Autonomy, work life balance, sustainable work load, skill mix, variety, meaningful work and recognition& reward have been identified as some of the major situational factors contributing to engagement (Kahn, 1992; Saks, 2006; Gatenby et al, 2009; Maslach et al 2001& Bakker et al, 2008). Gatenby et al (2009) uses ‘My work load is manageable’ to measure sustainability of work and ‘I am satisfied with the amount of variety in my job’ to measure job variety. ‘My employer values my work’ indicates if employees receive praise for performing their work well. ‘I choose how to perform my job’ reflects autonomy at work. Meaningful work is one of the important motivating factors for engaged employees (Kahn, 1992; Benson & Dundis, 2003). It is measured by ‘My work is meaningful and makes a difference to patient care’. ‘My manager is an effective leader’ and ‘I trust my manager’ measures supervisor support and trust (Gatenby et al, 2009). Training and development is measured by ‘I am satisfied with my training and development.
Job satisfaction and quitting behavior was measured by Saks (2006) to measure consequence of engaged workforce. ‘I am physically and emotionally exhausted at the end of my shift’ measures burnout, which leads to disengagement (Schaufeli et al, 2008). Organizational citizenship behavior and organizational commitment have been described as outcomes of engaged employees by Saks (2006). ‘I am willing to attend functions which are not required but will improve the image of Penninecare NHS Foundation Trust’ measures Organizational citizenship behavior and ‘I personally feel attached to Penninecare NHS Foundation Trust’ measures organizational commitment.
Job title and years of experience in mental health are included as control variables as it does not directly contribute to engagement but has influence on perceptions and work related behavior ( Gatenby et al, 2009).
Data was analyzed using the cross tabulation in MS Excel.
16 out of 22 staff responded to the survey.
Fig 1: job title of staff
NA nursing assistant
88% 0f responders were engaged in their job, while 69% were engaged with Pennine care. This finding is similar to Saks (2006) findings that job engagement is a different construct to organizational engagement with employees showing a higher job engagement compared to organizational engagement. 54% of employee who were engaged in their job were enthusiastic about their work, felt energized by their work and got completely absorbed in their work. Only 23% of the job-engaged employee disagreed on both feeling absorbed in their job and feeling energized, making feelings of enthusiasm as the main predictor of job engagement. Literature describes engagement as a positive affective state with feeling of energy, vigour, enthusiasm and absorption (Macy & Schneider, 2008), (Schaufeli, Taris, & Rhenen, 2008). This research shows that only some positive affective states are related to engagement. Lack of clearly defined definitions for words like absorbed, energy and enthusiasm leaves such questions open to interpretation by the responders making in difficult to compare these constructs.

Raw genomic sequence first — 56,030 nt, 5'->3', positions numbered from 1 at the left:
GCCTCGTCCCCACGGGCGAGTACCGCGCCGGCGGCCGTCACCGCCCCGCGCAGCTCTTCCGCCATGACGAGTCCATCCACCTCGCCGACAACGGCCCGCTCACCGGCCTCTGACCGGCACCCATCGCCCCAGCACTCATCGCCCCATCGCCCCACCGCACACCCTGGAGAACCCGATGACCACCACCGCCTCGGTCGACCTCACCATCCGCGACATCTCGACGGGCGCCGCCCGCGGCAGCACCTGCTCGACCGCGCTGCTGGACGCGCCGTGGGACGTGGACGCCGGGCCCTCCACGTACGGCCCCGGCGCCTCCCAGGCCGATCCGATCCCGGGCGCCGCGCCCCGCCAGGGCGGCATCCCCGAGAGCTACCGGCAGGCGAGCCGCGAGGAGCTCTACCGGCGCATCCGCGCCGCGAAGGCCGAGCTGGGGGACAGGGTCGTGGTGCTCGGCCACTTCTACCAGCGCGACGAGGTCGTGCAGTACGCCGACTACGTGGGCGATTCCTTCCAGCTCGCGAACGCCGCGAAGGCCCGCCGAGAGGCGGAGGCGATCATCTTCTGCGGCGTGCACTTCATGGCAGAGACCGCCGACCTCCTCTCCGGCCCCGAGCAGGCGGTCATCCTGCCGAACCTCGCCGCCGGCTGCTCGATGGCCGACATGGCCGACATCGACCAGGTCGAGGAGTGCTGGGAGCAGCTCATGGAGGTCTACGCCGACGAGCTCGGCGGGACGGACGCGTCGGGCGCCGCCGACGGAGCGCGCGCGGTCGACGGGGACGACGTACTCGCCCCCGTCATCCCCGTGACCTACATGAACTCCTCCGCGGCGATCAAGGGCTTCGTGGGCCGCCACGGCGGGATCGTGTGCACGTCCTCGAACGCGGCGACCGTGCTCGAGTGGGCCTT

Antecedents of engagement
The results show that engaged employees responded positively to their work and work environment. 64% of the job-engaged employee found their work manageable, meaningful, work conditions as acceptable with good mix of skills and variety. They also reported higher levels of autonomy and control over their jobs. One interpretation could be that good work environment can influence employee engagement (Macy &Schneider, 2008 & Kahn, 1992) but it is also possible for engaged employees have greater influence and control over their environment ( (Bakker, Schaufeli, Leiter, & Taris, 2008).
The findings also suggest low perceived organizational support and value, which are important predictors of organizational engagement (Saks, 2006). 63% report not getting any feedback on their contribution to the success of the organization and 38% report not feeling valued by their employer. This highlights that organizational engagement is a different concept to job engagement and it has different antecedents compared to job engagement.
Perceived managerial behavioural is significant, with 93% reporting trust in their line managers and 85% of engaged employees found their line managers as effective leaders. This contradicts findings of Saks (2006) and Gatenby (2009), who did not find any association between perceived managerial behaviour and engagement. It is possible that engaged employees share much better relationship with their managers, which influences managerial effectiveness, which in turn increases employee engagement (Luthans & Peterson, 2002).
Consequences of engagement